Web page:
Library of C++ opposed to C

This is a discussion on Library of C++ opposed to C within the C++ Programming forums, part of the General Programming Boards category; I am a C programmer. C programmer's use the stdio.h library for the basic I/O functions. I am working on ...

  1. #1
    the Corvetter
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    Library of C++ opposed to C

    I am a C programmer. C programmer's use the stdio.h library for the basic I/O functions. I am working on C++. Learning it. I am very fluent with stdio.h. What is iostream.h like? Are the functions the same? I realize that instead of printf, you would use cout, cin, cerr and that sort. But is it still sscanf, scanf, sprintf, fprintf? Thanks.

    --Garfield
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    geek SilentStrike's Avatar
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    You can stick with the C I/O stuff if you want, a lot of people like how it is easier to change out to output the primitive stuff in different formats anyway.

    I am pretty sure there is a C++ counterpart for everything with C I/O. There are output string streams (write to strings rather than stdout or files), called ostrstream, instead of using sprintf. Likewise, there are input streams for reading from strings, istrstream, rather than sscanf. I don't know what fprintf is for, however, so I can't post a C++ equivlient.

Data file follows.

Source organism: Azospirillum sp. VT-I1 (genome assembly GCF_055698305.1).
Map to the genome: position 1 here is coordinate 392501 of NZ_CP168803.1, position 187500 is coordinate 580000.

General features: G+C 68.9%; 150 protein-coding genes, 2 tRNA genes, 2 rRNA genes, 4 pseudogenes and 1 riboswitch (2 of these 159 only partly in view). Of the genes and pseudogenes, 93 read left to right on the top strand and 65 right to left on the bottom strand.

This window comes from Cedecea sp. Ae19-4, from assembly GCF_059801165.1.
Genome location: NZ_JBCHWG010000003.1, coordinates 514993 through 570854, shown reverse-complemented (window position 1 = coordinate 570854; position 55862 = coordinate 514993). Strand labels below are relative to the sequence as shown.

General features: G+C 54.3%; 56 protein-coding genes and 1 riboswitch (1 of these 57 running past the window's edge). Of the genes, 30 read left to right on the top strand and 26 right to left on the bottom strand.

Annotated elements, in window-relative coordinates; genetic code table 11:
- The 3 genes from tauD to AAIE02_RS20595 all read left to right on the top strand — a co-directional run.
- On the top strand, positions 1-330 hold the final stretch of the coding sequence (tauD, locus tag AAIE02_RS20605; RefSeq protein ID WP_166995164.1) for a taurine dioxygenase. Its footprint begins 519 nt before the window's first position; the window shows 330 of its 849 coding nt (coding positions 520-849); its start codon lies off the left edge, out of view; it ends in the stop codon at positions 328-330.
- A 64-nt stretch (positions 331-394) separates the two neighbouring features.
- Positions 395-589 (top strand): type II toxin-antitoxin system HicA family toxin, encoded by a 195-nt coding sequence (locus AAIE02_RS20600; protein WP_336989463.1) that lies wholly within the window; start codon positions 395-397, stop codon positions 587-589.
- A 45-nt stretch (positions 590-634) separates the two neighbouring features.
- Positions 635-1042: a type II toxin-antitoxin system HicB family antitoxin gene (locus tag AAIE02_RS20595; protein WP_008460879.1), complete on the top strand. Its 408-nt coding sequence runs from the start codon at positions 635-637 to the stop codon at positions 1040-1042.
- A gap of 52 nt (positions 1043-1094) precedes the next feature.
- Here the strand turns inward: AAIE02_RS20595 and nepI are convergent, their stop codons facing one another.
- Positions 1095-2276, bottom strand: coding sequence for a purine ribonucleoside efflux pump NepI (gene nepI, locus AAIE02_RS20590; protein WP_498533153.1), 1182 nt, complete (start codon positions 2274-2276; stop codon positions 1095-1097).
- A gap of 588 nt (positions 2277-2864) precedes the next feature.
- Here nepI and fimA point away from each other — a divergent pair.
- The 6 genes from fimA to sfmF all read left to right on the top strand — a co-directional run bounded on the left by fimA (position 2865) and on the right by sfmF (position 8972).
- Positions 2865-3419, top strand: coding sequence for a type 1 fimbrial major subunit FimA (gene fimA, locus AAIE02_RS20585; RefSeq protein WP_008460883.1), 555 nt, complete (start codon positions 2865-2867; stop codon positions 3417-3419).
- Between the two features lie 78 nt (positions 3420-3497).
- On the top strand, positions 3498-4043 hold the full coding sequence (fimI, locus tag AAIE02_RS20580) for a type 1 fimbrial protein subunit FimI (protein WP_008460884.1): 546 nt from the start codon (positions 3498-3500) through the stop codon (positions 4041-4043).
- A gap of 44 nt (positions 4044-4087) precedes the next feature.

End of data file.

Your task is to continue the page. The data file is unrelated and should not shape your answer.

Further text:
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    the Corvetter
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    fprintf is writing to a file. You write the string to a file after you open it for writable access. So, if I wanted to use some C functions and C++ functions, then I would do:
    Code:
    #include <iostream.h>
    #include <stdio.h>
    ...
    I guess that's not too bad. Thanks.

    --Garfield
    1978 Silver Anniversary Corvette

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    1st Guy/conio.h

    Like the first guy said, you can still use stdio.h, but you may also want to consider learning how to use conio.h as well. I find a lot more capabilities in it. Just a quick look at the header file will reveal a lot of things like the #define statements used to allow you to use color. Hope this helps.

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    the Corvetter
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    Thanks, guys, I appreciate it!
    1978 Silver Anniversary Corvette

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    Guest Sebastiani's Avatar
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    Strictly speaking, C++ is an extension of the C language. Therefore, as long as there are no incompatibilities between the functions being used, (think fgets and scanf!), then there should be no problems with mixing C function calls in a C++ program.

    The STL(Standard Template Library) is truly extensive. Literally hundreds of algorithms and numerous methodologies at your fingertips.

  7. #7
    the Corvetter
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    fgets and scanf won't work with C++!!!??? Why not?
    1978 Silver Anniversary Corvette

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